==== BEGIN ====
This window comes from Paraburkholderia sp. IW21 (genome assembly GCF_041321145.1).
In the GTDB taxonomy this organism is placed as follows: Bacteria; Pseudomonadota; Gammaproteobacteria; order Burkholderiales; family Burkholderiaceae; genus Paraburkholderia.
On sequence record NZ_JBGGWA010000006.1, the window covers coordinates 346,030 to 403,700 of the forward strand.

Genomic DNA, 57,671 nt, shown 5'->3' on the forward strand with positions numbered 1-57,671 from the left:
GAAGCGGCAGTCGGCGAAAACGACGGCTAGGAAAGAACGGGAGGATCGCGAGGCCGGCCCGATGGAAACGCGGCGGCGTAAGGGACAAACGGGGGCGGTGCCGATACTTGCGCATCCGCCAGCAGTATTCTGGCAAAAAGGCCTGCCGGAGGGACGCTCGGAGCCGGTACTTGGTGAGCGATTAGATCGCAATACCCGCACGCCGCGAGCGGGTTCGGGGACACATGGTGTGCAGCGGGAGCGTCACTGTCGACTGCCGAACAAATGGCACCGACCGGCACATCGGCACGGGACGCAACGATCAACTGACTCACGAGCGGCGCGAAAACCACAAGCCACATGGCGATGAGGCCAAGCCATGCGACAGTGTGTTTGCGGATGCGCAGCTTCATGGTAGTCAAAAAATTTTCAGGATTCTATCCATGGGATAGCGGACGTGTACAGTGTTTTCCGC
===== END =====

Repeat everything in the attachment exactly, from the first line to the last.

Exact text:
This window comes from Paraburkholderia sp. IW21 (genome assembly GCF_041321145.1).
In the GTDB taxonomy this organism is placed as follows: Bacteria; Pseudomonadota; Gammaproteobacteria; order Burkholderiales; family Burkholderiaceae; genus Paraburkholderia.
On sequence record NZ_JBGGWA010000006.1, the window covers coordinates 346,030 to 403,700 of the forward strand.

Genomic DNA, 57,671 nt, shown 5'->3' on the forward strand with positions numbered 1-57,671 from the left:
GAAGCGGCAGTCGGCGAAAACGACGGCTAGGAAAGAACGGGAGGATCGCGAGGCCGGCCCGATGGAAACGCGGCGGCGTAAGGGACAAACGGGGGCGGTGCCGATACTTGCGCATCCGCCAGCAGTATTCTGGCAAAAAGGCCTGCCGGAGGGACGCTCGGAGCCGGTACTTGGTGAGCGATTAGATCGCAATACCCGCACGCCGCGAGCGGGTTCGGGGACACATGGTGTGCAGCGGGAGCGTCACTGTCGACTGCCGAACAAATGGCACCGACCGGCACATCGGCACGGGACGCAACGATCAACTGACTCACGAGCGGCGCGAAAACCACAAGCCACATGGCGATGAGGCCAAGCCATGCGACAGTGTGTTTGCGGATGCGCAGCTTCATGGTAGTCAAAAAATTTTCAGGATTCTATCCATGGGATAGCGGACGTGTACAGTGTTTTCCGC